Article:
Does the French Évin Law on Alcohol Advertising Content Reduce the Attractiveness of Alcohol for Young People? An Online Experimental Survey
France’s Évin law limits the content of alcohol advertising to purely factual product information. Little research to date has examined the effectiveness of this measure. To address this gap, this study investigated the effect on young people of (a) content restrictions in general, (b) more or less strict content regulations, and (c) whether different youth profiles are more or less susceptible to content regulations.
An online experimental survey on 18- to 25-year-olds in France was conducted (n = 2,163). Participants were exposed to three advertising conditions for four alcohol brands: (a) neutral ads with only bottles and logos (in line with Évin law restrictions); (b) contextual ads (partying and sport iconography) without characters; and (c) contextual ads featuring characters. Participants self-reported their reactions on attention, appeal, product, alcohol consumption perception, image benefits, and perceived behavioral impact. Demographics and alcohol use measures were also collected.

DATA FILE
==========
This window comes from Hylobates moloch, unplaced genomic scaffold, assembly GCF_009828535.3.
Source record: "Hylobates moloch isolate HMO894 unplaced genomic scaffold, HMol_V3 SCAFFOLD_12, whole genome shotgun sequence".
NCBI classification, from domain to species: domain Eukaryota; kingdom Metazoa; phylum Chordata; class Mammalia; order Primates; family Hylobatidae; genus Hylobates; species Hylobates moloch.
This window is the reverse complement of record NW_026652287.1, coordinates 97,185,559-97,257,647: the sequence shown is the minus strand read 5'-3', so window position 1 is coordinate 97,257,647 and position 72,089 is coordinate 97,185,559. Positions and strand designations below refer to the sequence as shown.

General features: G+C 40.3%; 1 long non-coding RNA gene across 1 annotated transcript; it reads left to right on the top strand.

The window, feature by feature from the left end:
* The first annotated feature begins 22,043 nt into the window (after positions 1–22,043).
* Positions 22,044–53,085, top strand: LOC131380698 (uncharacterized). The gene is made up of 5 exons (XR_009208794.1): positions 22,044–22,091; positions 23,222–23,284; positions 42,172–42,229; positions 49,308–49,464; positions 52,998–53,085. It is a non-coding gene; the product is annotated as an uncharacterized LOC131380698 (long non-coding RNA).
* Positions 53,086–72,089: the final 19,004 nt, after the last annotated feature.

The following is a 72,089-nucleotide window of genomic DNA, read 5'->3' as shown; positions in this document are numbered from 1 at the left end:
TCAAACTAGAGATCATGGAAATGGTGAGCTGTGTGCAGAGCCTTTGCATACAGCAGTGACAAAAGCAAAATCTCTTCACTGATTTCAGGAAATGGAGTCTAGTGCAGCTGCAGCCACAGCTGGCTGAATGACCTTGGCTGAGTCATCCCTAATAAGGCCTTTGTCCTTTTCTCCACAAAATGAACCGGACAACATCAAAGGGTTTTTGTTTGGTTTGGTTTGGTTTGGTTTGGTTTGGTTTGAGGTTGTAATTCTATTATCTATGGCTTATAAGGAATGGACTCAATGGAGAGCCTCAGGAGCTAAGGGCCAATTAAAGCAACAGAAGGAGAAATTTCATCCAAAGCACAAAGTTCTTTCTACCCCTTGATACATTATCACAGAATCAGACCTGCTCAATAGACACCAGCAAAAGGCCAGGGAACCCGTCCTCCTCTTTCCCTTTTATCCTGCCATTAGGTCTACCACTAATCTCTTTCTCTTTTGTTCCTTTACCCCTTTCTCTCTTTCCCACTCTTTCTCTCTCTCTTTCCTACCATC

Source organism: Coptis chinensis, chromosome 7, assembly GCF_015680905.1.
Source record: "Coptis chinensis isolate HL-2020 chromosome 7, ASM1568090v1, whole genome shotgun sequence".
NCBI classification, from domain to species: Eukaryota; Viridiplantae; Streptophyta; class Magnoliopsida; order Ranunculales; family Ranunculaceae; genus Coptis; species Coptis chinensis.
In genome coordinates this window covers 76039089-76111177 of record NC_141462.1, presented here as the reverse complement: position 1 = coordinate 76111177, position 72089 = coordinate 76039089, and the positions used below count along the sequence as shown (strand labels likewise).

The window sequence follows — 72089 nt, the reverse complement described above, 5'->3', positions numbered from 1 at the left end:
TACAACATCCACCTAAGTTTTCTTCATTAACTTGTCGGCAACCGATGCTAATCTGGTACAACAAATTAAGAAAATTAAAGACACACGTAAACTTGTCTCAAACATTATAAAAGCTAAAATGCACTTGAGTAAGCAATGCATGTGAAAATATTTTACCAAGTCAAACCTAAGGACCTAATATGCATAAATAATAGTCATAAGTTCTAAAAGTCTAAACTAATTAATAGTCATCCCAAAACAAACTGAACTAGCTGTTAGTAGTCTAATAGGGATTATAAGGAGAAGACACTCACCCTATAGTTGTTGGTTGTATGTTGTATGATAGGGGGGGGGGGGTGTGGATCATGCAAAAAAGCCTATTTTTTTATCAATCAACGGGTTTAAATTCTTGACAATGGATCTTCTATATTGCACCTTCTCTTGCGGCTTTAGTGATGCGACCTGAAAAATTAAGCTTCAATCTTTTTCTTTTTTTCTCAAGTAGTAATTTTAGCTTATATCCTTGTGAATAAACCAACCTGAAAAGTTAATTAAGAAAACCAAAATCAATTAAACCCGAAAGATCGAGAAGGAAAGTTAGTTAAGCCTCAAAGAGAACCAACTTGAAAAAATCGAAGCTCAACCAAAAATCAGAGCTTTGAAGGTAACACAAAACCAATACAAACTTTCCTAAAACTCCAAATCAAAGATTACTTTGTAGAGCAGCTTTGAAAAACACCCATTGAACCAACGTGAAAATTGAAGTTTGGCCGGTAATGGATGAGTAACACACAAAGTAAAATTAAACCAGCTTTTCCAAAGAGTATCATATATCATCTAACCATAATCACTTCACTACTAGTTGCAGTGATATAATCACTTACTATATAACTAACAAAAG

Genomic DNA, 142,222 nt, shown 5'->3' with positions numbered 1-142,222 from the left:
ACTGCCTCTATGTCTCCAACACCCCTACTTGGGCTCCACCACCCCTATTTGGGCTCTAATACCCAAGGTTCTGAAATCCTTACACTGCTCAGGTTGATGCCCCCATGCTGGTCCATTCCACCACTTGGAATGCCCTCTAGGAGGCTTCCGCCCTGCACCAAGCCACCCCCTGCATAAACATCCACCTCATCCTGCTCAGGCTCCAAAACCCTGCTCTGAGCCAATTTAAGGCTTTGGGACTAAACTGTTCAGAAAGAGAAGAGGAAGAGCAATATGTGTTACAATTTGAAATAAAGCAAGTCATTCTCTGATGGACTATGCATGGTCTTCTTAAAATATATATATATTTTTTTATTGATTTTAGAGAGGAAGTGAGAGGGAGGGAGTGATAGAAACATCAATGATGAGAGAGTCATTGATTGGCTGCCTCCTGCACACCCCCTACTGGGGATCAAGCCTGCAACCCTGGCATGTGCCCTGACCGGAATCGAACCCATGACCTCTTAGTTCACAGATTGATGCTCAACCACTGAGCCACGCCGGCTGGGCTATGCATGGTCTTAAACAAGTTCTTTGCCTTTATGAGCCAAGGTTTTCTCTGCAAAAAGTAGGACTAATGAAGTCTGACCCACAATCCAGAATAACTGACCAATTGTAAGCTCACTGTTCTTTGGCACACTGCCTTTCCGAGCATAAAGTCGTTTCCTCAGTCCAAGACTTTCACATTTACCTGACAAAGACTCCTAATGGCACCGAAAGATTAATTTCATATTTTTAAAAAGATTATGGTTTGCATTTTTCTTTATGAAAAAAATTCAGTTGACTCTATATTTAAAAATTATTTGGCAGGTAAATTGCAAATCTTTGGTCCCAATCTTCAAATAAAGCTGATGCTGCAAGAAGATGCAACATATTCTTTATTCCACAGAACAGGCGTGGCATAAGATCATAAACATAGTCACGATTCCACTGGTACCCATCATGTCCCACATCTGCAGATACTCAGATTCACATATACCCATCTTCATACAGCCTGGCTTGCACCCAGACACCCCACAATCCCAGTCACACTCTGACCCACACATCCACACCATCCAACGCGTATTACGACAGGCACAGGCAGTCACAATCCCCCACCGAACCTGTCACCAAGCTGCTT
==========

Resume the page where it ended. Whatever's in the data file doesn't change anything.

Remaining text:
- For almost all reactions, ads that featured sport or party contexts (with/without characters) generated more positive reactions and more perceived behavioral impact compared with neutral ads.
- Ads that featured characters had more positive reactions than ads without characters.
- Women and the youngest segment (18–21 years old) emerged as the most sensitive to contextual ads.
Regulating alcohol advertising content via strongly prohibitive measures, as per France’s Évin law in 1991 or similar measures in other countries, is an effective policy direction for protecting vulnerable young people. This approach should be considered by countries that currently have only partial bans on alcohol advertising placement.